Buckhead News • Betty Moore
Columnist remembers spending time with Grayson
July 21 a year ago is a date that will stay in our memory. We had been to town. Soon we were back to find a note on the door from Frieda White that said, “Betty, have you seen Grayson? Call me.” Upon calling her back I learned that the door had been left open, his lunch box wasn’t put up and other things weren’t as Grayson usually left them. Soon the law was called to look for him. His body was found afloat in Lake Oconee drown. He had been hot after working outside with his helper so he went for a swim. He had not put things back or locked the door for he planned on being right back.
Grayson was my husband’s playmate and lifetime friend. I knew him since we were 10 years old. I used to play with him. My husband and I both still find it hard to believe that one afternoon that he won’t come driving up as he did so many times. Even my brother B. T. Brake who lives in Tennessee used to play with Grayson. He finds it hard to believe. All of the neighborhood boys used to go swimming in a rather deep branch and have a great time. B. T. was one who did. But reality has to set in. The bitter truth faces us all. And death comes to us all. But we all will continue to miss a great friend whose memory is apart of our lives. He was a great neighbor and friend to us all.
Rassey and Edna Smith’s grandson Nick Denning was 6 years old on the 28 of July. Ashlyn was 7 years old on July 29.
Almedia Smith had her toes cut accidentally. There were five stitches. The stitches are out now and her foot is sore and very painful. I hope that it is better soon.
The Buckhead Baptist Church will have the Rev. Terry Chupp with his “Team for Jesus Ministry.” A breakfast for men will be at 7:30 a.m. on August 4. He will be speaking on bass fishing for men. He will speak at the 11 a.m. and 7 p.m. services. At 5:30 p.m. there will be a seminar on fishing for men. He as one of the top anglers in the world. He would like to welcome all guests to come visit with him at the Buckhead Baptist Church at one of the services, but especially at 5:30 p.m.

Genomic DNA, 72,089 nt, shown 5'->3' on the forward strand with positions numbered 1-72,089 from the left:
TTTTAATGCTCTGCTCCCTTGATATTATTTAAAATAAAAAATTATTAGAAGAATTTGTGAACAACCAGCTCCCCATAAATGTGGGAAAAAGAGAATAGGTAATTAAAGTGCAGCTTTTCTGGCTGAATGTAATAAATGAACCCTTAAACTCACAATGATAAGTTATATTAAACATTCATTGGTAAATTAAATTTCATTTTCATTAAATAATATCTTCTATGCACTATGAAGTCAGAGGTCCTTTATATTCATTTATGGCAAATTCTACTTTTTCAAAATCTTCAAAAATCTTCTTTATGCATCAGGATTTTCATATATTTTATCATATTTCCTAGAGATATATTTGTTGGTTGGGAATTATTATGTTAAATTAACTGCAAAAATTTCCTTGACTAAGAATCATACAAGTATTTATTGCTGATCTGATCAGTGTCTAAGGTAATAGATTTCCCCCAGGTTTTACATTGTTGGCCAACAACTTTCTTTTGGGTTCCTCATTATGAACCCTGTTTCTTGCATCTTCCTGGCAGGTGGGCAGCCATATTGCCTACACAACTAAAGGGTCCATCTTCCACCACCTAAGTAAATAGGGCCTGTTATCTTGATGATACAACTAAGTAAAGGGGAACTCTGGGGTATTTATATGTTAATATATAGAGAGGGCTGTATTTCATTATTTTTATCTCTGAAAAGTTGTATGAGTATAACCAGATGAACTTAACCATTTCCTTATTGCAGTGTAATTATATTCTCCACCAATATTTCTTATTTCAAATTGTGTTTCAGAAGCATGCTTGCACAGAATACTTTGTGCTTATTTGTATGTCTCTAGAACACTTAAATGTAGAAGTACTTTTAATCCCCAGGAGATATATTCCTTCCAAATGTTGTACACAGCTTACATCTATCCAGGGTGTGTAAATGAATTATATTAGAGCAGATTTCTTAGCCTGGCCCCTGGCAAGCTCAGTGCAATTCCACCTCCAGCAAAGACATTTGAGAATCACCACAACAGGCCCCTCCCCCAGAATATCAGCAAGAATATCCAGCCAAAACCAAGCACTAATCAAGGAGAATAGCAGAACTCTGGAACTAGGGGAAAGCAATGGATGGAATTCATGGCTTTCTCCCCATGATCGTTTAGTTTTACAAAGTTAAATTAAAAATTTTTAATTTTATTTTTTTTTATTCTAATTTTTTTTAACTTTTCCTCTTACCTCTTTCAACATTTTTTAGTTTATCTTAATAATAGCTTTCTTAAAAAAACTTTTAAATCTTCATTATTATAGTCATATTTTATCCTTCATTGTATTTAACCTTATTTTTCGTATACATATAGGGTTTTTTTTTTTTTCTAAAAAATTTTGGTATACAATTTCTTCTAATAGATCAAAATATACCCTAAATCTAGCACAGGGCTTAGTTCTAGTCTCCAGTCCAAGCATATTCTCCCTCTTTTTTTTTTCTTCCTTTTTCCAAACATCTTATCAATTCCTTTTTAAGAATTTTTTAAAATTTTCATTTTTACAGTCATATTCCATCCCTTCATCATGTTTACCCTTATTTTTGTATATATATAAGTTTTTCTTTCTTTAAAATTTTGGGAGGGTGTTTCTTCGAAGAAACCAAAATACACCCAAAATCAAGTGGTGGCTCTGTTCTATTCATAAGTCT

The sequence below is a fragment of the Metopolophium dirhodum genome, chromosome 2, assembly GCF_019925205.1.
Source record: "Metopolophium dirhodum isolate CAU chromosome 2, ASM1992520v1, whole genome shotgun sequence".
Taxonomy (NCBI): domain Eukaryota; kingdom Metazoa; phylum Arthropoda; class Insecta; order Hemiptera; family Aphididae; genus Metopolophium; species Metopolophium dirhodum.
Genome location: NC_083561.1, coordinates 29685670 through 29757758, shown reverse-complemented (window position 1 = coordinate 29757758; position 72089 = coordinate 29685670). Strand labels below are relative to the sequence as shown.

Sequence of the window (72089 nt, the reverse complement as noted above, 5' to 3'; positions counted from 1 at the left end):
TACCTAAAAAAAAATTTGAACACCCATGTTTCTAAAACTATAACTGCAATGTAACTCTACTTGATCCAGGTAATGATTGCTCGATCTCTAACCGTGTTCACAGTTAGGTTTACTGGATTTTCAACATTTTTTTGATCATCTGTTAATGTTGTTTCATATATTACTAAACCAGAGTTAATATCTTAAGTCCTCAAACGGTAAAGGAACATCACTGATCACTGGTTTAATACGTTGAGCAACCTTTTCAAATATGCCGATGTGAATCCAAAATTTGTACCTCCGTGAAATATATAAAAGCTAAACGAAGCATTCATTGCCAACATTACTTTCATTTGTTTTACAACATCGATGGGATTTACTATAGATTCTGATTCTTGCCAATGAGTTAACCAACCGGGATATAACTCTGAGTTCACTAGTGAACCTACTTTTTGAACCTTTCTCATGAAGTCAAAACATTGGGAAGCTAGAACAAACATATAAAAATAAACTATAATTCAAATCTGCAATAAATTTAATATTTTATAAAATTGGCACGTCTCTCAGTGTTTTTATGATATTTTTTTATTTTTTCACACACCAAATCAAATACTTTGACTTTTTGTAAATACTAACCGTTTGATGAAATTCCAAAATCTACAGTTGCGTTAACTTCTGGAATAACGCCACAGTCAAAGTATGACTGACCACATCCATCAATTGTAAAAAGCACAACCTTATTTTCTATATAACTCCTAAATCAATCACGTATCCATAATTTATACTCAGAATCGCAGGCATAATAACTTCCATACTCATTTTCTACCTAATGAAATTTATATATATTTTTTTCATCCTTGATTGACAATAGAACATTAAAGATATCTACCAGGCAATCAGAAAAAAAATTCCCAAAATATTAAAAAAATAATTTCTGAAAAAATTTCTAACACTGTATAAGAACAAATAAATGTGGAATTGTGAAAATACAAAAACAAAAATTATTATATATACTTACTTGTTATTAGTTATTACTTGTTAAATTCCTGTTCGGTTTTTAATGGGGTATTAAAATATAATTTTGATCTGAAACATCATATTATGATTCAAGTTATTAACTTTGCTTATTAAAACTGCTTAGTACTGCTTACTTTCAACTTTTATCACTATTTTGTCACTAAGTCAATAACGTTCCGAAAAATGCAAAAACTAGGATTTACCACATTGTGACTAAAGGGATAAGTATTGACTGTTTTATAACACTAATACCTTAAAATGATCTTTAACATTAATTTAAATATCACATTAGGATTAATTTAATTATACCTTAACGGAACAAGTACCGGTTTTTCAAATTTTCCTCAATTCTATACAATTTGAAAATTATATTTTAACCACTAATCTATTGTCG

Reid Alliston is progressing at home since his stroke. He has the nurse and all of the therapist that’s needed for his recovery coming to his home. I’m glad that you are doing some better Reid! Stick in there!
Carman Alexander is a patient at St. Mary’s Hospital. I hope that you can feel better soon.
Evelyn Norton had the misfortune to fall and is at an Atlanta hospital. I hope that you can be better soon Evelyn.
I subscribe to the Reminisce Magazine and enjoy it very much. There is an old issue that I saw about people enjoying going to soda fountains.
When I was in high school I rode the second bus load home. They would go to take a load and come back in 45 minutes to an hour later. That gave us time to go up town walking to get a cherry coke or whatever we wanted. Pauline and I were great friends. She was very sweet and nice so I enjoyed her company as we walked to town. Naturally we were very thirsty by the time we got there to the corner drugstore. But we always remarked about what wonderful tasting coke that it was. There was one store in town that had a “rolling” store that came throughout the countryside. Mama bought some things from them. So when I went into their in-town store and this was during the war if they had some candy that they let me have it because we were customers of the rolling store. During World War II candy was hard to find. It wasn’t like it is now. You could not go into a store and pick out what you wanted. It wasn’t there. It went to help the troops have what they needed. So it was a real treat to be able to get some candy sometimes.
Pauline and I would walk back to the school grounds and the other kids would come rushing up to us wanting candy or gum. There were so many of them that we couldn’t share with them. I would get the chicklet gum because there were several pieces in the box.
As I look back now in thought I can still see this one teacher that we had whose husband was in the war. She rode a bicycle all over town to the grocery store, to the drugstore or wherever in Eatonton. She had a basket on the front. In the basket is where she rode her daughter. This daughter is now a prominent lady at a downtown Madison in a business. If she reads this she will know exactly that I am writing about her. I saw this teacher riding her daughter when Pauline and I were on the way to the corner drugstore. In my minds eye I can still picture them.
Christie White has been to Santé Fe, N.M. on business.
Printed in the July 26, 2012 edition.